Britain's small businesses are "woefully under-prepared" to combat cyber attacks, despite an increasingly reliance on the mobile devices that often offer an easy entry point into organisations for cyber criminals.
That's according to a report by web security firm Kaspersky Lab, which suggests that one-third of UK small businesses wouldn't know what to do if they suffered a security breach, while a quarter admit they wouldn't be able to recover any lost data.
The reason for this, it's suggested, is that organisations have their "heads in the sand" because they're convinced that they will never be the target of a cyber attack, with 82 per cent of small companies revealing that they believe they aren't a potential target for hackers and cyber criminals.
However, what many don't realise is that if they have connections to bigger organisations as part of a supply chain, then cyber criminals will attack them. These criminals view small businesses as a vulnernable entry point that can be taken advantage of to gain information to be used as part of a greater attack against a larger organisation.
Indeed, according to the Federation of Small Business, 41 per cent of small firms were hit in some way by cyber-crime in 2013, with one-in-five affected by a computer virus and one-in-ten affected by online fraud.
It's suggested that these attacks are able to take place because small businesses are using the latest technologies, such as mobile devices, tablets and laptops, but aren't taking the proper precautions to ensure the information stored on them is protected.
"While it is encouraging to see the extent to which micro firms are embracing the latest technologies, this must go hand in hand with a strong approach to internet security," said Kirill Slavin, UK managing director at Kaspersky Lab.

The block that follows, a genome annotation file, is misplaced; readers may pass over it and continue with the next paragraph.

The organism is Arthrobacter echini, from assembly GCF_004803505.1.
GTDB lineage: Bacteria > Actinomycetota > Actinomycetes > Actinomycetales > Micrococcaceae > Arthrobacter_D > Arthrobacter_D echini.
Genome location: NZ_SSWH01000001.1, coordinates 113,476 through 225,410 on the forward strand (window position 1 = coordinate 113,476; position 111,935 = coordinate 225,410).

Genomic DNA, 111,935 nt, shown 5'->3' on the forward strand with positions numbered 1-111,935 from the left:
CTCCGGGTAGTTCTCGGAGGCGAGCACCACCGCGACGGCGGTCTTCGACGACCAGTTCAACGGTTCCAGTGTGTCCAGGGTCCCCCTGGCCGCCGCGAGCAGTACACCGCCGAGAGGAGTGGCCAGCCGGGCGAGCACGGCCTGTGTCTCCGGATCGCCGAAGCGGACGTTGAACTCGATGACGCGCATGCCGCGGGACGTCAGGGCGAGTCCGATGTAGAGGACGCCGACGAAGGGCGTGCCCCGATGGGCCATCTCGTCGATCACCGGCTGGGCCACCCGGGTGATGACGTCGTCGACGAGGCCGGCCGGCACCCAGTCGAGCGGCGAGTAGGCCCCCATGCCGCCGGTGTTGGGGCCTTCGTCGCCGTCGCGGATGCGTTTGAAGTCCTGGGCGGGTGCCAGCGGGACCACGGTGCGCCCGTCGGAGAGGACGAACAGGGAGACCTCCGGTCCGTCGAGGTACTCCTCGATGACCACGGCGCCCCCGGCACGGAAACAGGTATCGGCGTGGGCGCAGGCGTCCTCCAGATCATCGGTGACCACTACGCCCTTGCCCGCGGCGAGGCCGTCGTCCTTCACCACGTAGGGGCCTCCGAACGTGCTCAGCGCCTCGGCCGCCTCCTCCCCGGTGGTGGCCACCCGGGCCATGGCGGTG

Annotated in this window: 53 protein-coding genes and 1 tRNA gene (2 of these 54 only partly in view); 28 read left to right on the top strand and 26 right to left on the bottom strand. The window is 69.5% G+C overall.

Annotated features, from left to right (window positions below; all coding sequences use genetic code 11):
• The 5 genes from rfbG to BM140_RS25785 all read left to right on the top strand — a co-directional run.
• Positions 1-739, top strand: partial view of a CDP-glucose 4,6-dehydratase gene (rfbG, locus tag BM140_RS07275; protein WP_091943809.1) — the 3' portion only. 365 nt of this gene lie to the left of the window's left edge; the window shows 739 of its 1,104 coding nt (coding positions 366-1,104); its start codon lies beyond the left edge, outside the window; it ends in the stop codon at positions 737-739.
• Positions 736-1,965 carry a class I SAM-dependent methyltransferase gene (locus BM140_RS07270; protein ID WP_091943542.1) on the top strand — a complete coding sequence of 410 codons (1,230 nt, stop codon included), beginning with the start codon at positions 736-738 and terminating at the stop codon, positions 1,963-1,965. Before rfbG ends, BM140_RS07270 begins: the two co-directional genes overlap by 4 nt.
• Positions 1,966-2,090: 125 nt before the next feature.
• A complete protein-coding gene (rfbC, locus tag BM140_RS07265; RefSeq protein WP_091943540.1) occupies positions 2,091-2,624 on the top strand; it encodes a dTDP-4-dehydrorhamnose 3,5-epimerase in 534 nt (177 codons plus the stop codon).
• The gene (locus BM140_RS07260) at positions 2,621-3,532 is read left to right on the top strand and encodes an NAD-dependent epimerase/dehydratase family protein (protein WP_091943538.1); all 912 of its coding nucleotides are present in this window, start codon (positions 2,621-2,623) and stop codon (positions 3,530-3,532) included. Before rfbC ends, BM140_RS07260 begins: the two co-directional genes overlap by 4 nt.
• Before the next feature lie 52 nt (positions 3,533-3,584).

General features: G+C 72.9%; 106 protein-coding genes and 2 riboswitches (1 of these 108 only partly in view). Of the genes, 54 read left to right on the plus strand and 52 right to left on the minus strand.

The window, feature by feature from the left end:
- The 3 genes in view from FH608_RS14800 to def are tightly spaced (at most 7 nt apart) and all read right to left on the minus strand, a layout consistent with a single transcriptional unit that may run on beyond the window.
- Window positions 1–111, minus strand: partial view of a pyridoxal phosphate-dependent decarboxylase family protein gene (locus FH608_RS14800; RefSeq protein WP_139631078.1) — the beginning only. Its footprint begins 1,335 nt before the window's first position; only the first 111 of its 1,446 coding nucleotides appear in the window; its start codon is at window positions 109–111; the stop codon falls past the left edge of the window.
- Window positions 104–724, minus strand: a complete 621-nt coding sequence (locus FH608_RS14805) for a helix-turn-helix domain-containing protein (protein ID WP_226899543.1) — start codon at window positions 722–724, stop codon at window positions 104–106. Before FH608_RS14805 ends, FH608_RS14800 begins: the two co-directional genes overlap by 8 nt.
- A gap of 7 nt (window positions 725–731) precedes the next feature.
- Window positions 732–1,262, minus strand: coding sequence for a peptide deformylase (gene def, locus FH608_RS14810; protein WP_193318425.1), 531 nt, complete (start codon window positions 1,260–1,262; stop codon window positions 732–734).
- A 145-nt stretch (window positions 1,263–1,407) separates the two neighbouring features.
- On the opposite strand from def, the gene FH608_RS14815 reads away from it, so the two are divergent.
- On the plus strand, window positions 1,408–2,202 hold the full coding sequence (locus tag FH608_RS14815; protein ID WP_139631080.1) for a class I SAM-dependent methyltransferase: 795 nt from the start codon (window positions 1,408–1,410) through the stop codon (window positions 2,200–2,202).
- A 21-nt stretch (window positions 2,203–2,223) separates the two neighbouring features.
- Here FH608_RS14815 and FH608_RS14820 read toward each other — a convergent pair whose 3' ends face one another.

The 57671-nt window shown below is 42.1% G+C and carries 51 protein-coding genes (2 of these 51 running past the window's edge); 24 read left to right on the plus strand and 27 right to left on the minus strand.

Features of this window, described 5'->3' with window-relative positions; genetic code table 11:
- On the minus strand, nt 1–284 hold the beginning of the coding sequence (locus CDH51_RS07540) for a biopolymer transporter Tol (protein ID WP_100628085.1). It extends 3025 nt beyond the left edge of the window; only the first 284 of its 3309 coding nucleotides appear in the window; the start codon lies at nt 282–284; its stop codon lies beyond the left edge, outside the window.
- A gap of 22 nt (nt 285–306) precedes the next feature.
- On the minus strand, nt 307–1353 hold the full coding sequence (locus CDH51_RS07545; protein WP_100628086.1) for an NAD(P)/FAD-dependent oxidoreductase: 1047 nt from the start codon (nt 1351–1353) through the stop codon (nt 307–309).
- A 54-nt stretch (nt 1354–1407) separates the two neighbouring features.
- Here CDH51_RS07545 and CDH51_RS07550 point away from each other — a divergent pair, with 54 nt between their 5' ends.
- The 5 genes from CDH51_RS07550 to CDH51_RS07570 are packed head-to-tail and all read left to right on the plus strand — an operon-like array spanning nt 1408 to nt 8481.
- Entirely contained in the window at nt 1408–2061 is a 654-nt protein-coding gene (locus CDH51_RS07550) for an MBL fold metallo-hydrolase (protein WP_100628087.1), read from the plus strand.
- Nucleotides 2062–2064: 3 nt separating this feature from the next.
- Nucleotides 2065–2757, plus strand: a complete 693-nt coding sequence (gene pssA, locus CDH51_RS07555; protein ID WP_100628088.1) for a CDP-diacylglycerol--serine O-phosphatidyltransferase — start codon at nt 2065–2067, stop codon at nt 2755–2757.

"One in ten of those surveyed admitted that an IT security breach would probably cost them their business. This must be addressed, and quickly. Micro firms don't have to become IT security experts," he continued.
"Most of the time it's the IT equivalent of remembering to lock all the doors and windows when you go out, make sure you have some additional protection and not to leave valuables where others can easily see and get to them," Slavin added.
Alex Grant, managing director of fraud prevention at Barclays, urged small businesses to take more care with cyber security and to be more aware of phishing attacks and other cyber scams.
"Cyber-fraud affects one-in-eight small businesses every year with fraud losses to SMEs estimated at nearly £20bn. Criminals try to steal goods and the business identity through letters, a phone call, or via email. Increasingly, cyber crime is a principal priority risk for businesses," he said.
Typical scams include opportunities to acquire new customers who you supply but never receive payment from, or to purchase items from new suppliers that never deliver after having been paid.
"Fraud can happen to any type of business in many different ways, impacting their revenue, reputation and the long-term health of the business, with no business being too small to be targeted," Grant continued.
"The most important investment a business can make is to take the time to identify where they may be at risk from fraud and reduce those risks where possible to stay in control," he continued.
Sometimes, the power of the mainframe is the most cost effective answer. Computing's Peter Gothard puts Computing's readers' questions on the future of the mainframe to IBM's Z13 expert Steven Dickens.
This Dummies white paper will help you better understand business process management (BPM)